CML Monitoring

Why do I need monitoring?

Monitoring is critical and it is a key part of how most cases of CML were transformed from life-threatening to manageable. The purpose of monitoring is determine how well the medication is doing its job. It’s reassuring to see the disease respond to the treatment, and a good response helps predict a good outcome over the years.

Patients that do not monitor their disease run the risk of failing to recognize that the leukemia might not be responding to treatment. Or the patient might fail to see that the disease had been responding to treatment and then quit responding—which could be a sign of relapse. Some patients have been shown to develop resistance to their medication and monitoring is one of the tools doctors use to identify those patients. The good news is that most monitoring today only requires a visit to the doctor and a blood sample.3

In addition, studies have shown that monitoring early and on the recommended schedule reduces overall healthcare costs.5,12

How is monitoring done?

Monitoring uses multiple lab tests.3  

Initially, general blood work could give a rough idea of progress. CML was likely suspected based on a high white blood cell count. Seeing this return to normal is a good start—but it’s not enough (see “CHR” in the graphic). Next, tests might be run to look for the Philadelphia chromosome itself. It should disappear over the course of treatment (see “CCyR”). Even though this is an even better sign, it’s still not sufficient to be sure that the leukemia is at low enough levels in the body.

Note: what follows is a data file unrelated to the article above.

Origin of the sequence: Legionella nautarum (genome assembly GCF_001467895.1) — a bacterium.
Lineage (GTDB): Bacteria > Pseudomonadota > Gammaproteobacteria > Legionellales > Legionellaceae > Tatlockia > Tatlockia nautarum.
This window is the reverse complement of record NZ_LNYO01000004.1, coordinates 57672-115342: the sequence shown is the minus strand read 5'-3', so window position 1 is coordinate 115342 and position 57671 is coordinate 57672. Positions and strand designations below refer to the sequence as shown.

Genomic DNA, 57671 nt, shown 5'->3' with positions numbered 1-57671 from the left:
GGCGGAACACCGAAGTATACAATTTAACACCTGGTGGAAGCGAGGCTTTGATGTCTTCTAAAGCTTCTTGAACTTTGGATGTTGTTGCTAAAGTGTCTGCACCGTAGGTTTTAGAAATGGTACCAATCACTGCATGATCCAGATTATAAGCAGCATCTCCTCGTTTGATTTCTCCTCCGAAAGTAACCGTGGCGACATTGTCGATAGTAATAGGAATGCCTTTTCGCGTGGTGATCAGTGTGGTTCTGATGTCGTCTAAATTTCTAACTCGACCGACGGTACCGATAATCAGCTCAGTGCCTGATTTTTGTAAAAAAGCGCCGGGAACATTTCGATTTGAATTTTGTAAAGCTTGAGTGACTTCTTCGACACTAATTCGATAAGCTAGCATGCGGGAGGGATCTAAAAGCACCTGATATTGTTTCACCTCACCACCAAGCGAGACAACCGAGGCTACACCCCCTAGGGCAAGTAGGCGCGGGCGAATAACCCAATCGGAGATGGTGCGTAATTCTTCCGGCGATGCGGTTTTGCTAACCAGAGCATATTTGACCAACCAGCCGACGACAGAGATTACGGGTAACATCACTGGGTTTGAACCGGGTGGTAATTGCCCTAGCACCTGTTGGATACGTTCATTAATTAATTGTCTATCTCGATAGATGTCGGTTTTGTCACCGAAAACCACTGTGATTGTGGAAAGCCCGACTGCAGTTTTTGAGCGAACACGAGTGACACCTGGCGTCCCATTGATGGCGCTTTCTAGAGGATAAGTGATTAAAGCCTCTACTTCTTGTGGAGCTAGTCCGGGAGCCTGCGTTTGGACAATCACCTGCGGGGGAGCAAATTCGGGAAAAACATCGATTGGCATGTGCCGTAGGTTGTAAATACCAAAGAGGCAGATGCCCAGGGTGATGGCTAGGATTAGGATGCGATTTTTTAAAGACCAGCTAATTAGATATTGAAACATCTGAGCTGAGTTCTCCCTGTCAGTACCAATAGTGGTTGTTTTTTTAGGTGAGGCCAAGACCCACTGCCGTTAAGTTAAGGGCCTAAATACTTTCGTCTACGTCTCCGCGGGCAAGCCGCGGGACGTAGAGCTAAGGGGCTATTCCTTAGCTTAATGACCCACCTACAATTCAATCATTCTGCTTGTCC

This is where molecular testing methods come in. In order to measure the very small amounts of leukemia molecules that are in the body, these methods (e.g. PCR, qPCR, and RT-qPCR) are used by many laboratories. PCR can be a very sensitive and accurate laboratory method used to estimate the amount of leukemia molecules called “BCR-ABL1” in the body. These molecules are created by the Philadelphia chromosome. So, the lower the amount of BCR-ABL1, the less leukemia is present. The good news is that the PCR test is performed with a blood sample.

PCR was initially used for CML because of its potential to detect disease at these very low levels. Once the blood cell counts (CHR) and chromosome counts (CCyR) were back to normal, monitoring by PCR would begin. These days, it is important to be sure that PCR is ordered from the very start of diagnosis and throughout lifelong monitoring. For example, the doctor needs to be certain that the patient has the common form of BCR-ABL1 that can be monitored. Rare forms exist that cannot be monitored by typical PCR tests.3

Finally, be aware that not all PCR tests are created equal. Some give better answers than others.

What do the numerical results mean?

It’s important to understand the numbers reported on your test results. They help determine how well CML treatment is working. These results are measuring the amount of leukemia-causing molecules called “BCR-ABL1” in the body. The lower the amount of BCR-ABL1, the less leukemia is present. There are two numbering systems for these test results: %IS and MR.

What is the International Scale? (%IS)